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Entries : Chicago Relief and Aid Society
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Chicago Relief and Aid Society

 

 

 

Chicago Relief and Aid Society

O. W. Clapp, Borrowed Time Club
The Chicago Relief and Aid Society, founded in 1851, sought to exercise a “scientific” and “disinterested” model of urban alms giving. Elite male Chicagoans modeled the institution on New York's Association for Improving the Condition of the Poor—a pioneering alternative to what was viewed as the overly sentimental practices of early forms of benevolence, which encouraged sympathetic identification between the charity worker and the client. Practitioners of “scientific charity” believed in the rigorous investigation of all applicants by experts; only the “worthy poor”—those brought to a state of want through no fault of their own—should be granted temporary aid meant to restore them to self-sufficiency. Excessively generous support, it was believed, would instill habits of dependency.

The Relief and Aid Society was one of dozens of sources for charity in Chicago in the mid-nineteenth century; others were run by Cook County, religious groups, ethnic associations, trade unions, and women's committees. The society functioned on a relatively small scale until the Great Fire of 1871, when Mayor R. B. Mason, at the request of a delegation of prominent businessmen, designated this organization as the “official” agent for the distribution of millions of dollars of “fire relief.”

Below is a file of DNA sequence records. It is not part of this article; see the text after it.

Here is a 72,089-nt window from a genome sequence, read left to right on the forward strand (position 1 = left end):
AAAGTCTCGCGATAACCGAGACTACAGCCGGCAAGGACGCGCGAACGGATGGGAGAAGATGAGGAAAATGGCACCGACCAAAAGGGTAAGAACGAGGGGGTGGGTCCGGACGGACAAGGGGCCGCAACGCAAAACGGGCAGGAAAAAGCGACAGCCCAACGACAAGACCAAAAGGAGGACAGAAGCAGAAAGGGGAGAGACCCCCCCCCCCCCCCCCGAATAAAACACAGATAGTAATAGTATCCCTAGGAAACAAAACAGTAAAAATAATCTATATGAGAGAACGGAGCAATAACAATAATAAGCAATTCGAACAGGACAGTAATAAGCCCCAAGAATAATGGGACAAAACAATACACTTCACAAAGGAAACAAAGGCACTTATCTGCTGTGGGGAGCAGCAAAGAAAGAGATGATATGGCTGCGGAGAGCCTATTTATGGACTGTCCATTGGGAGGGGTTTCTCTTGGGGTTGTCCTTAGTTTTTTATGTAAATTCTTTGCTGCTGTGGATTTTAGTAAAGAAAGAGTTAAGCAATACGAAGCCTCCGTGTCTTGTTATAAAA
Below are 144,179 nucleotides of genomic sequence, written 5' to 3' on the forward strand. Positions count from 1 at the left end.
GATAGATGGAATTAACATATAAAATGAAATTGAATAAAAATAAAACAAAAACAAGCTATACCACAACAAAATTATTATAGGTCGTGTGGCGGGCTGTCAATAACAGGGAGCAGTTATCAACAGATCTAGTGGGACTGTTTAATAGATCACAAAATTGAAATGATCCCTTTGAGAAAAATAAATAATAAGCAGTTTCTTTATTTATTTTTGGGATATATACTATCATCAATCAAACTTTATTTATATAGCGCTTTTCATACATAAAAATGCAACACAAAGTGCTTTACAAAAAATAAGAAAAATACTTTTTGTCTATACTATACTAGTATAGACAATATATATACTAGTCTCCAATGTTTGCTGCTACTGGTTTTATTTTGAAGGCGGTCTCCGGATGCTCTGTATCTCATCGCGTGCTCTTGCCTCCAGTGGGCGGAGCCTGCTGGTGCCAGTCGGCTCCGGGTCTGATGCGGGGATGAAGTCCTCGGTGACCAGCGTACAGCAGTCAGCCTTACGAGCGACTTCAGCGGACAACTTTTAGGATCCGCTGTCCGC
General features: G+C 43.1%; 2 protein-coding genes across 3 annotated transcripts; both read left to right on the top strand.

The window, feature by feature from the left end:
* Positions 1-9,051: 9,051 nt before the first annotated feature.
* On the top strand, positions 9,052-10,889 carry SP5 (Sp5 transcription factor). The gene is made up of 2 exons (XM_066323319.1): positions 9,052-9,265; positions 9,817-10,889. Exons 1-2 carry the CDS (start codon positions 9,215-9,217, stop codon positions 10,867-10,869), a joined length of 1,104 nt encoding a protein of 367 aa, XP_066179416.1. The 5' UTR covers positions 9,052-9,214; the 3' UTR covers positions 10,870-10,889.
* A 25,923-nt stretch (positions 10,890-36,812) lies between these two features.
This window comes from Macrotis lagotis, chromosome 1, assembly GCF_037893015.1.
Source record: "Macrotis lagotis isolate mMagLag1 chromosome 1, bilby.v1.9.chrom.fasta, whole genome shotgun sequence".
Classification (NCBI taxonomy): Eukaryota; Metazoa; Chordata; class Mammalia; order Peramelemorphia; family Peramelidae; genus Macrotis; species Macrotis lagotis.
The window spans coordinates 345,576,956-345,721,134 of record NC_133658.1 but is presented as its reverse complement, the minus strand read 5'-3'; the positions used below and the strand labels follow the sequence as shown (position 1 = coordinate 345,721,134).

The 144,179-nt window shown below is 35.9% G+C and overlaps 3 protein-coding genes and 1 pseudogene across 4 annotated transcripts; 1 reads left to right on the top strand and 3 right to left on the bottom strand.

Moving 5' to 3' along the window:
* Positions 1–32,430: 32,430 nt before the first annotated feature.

Many acclaimed the society's fire relief as a triumph of organization and system, while others bitterly complained that the suffering of many Chicagoans, particularly immigrant workers, too often was seen as beyond the pale of the society's mission. The Relief and Aid Society closed the books on their fire relief effort with $600,000 of the funds donated to the city left unspent, having come to the conclusion that all “honest need” born of the fire had been addressed. This surplus provided an operating budget that allowed the organization to build a new headquarters and suspend all new fundraising until the mid-1880s. In 1909, the society was absorbed into the United Charities of Chicago.

Bibliography
Katz, Michael B. In the Shadow of the Poorhouse. 1986.
McCarthy, Kathleen D. Noblesse Oblige: Charity and Cultural Philanthropy in Chicago, 1849–1929. 1982.
Sawislak, Karen. Smoldering City: Chicagoans and the Great Fire, 1871–1874. 1995.